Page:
Rossland Courthouse & Church 1910 - Rossland, BC
Posted by: Groundspeak Premium Member T0SHEA
N 49° 04.606 W 117° 47.773
11U E 441852 N 5436294
Quick Description: This photo of Rossland's most photographed building also includes the new (in 1910) English (St. George's Anglican) Church in the background, when nearly completed. The church was dedicated as the Father Pat Memorial Church after the good Father.
Location: British Columbia, Canada
Date Posted: 1/29/2015 9:48:58 PM
Waymark Code: WMNA7F
Published By: Groundspeak Regular Member Math Teacher
Views: 0

Long Description:
The view is from below the courthouse on Columbia Avenue, looking northeast past the courthouse to the Anglican Church above, from the corner of Monte Cristo Street and Columbia Avenue. The church was used from January 20, 1910 until it was nearly destroyed by fire on January 16, 1969. The congregation chose not to rebuild and instead decided to lease the St. Andrew’s United Church facilities and to dismantle St. George’s church building.

The courthouse building has been in continuous use as the provincial courthouse since its completion 112 years ago and is still in excellent condition. Its striking appearance and its location just outside downtown proper makes it unmistakeable among the large collection of heritage buildings in the town.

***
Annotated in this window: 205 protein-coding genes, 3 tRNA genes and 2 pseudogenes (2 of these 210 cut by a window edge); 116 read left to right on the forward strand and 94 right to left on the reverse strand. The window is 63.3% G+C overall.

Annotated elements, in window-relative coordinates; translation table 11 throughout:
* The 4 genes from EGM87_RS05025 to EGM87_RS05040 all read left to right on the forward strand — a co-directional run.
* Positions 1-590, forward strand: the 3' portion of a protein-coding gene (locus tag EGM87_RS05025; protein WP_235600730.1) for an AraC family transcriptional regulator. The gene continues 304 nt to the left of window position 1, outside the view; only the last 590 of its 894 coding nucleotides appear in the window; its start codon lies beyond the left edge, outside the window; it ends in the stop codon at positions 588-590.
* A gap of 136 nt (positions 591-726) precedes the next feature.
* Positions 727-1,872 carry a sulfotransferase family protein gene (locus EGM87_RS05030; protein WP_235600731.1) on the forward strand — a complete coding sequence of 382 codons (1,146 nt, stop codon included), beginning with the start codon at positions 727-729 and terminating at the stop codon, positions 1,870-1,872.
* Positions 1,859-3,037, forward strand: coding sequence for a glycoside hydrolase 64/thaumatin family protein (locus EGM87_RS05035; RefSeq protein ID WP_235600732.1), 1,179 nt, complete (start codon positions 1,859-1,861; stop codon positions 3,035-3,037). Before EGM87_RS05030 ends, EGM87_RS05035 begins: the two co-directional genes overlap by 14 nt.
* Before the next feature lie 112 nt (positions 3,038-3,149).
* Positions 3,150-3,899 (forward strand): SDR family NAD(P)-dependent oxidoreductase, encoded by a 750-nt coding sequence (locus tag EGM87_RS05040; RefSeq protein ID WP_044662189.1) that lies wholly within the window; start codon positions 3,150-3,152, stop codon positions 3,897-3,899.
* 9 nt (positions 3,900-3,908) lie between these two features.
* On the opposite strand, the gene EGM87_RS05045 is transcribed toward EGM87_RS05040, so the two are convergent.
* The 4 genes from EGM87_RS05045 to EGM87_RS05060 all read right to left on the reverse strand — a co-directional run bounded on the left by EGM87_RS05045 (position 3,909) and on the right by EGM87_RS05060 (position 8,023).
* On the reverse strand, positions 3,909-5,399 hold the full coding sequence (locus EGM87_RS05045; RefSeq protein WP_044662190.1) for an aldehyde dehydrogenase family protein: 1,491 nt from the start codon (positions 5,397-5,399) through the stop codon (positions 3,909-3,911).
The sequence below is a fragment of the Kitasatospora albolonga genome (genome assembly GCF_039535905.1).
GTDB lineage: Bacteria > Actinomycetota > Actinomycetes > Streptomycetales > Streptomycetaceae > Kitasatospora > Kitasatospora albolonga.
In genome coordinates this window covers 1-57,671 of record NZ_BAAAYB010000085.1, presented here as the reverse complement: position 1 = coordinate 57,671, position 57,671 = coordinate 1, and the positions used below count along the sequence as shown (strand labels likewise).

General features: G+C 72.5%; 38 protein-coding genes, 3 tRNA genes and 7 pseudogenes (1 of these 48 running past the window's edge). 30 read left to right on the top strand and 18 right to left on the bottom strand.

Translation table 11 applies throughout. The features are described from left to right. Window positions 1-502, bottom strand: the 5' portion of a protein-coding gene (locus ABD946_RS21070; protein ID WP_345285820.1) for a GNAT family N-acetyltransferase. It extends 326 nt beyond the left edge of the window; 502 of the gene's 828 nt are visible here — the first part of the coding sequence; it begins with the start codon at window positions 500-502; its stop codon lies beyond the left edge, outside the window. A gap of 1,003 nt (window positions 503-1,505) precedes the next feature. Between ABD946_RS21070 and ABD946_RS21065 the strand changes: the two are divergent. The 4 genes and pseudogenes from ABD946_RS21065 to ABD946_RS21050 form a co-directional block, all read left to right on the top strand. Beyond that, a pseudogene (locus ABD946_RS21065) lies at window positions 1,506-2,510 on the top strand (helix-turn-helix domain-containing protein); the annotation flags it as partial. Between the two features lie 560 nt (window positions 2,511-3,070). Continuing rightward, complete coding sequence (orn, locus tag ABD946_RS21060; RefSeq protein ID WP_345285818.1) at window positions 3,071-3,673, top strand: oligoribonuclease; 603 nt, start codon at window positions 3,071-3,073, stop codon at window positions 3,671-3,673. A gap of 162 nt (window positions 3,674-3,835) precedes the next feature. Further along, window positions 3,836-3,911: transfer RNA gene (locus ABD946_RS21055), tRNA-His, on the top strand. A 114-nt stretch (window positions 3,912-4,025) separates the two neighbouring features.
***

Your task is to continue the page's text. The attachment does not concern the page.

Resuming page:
The Rossland Court House was designated a national historic site in 1980 because it is highly representative of a distinctive regional form of Canadian court house that emerged in British Columbia during the late 19th century.

The province’s early law makers strove to emphasize the English origins of the province’s legal system in newly-settled regions in the wake of large waves of American miners and fortune seekers. In important mining centres such as Rossland, this intent was reflected in the design of a court house which served as a visual symbol of the Crown’s authority. Wood-beamed ceilings, wood panelled walls and stained glass windows cast a solemn atmosphere over court proceedings, while court house exteriors were intended to convey a distinctly British character. Designed by Glasgow native J.J. Honeyman, Rossland’s court house epitomizes this approach to court house design through its well-preserved exterior and interior.
From the National Register

Year photo was taken: 1910

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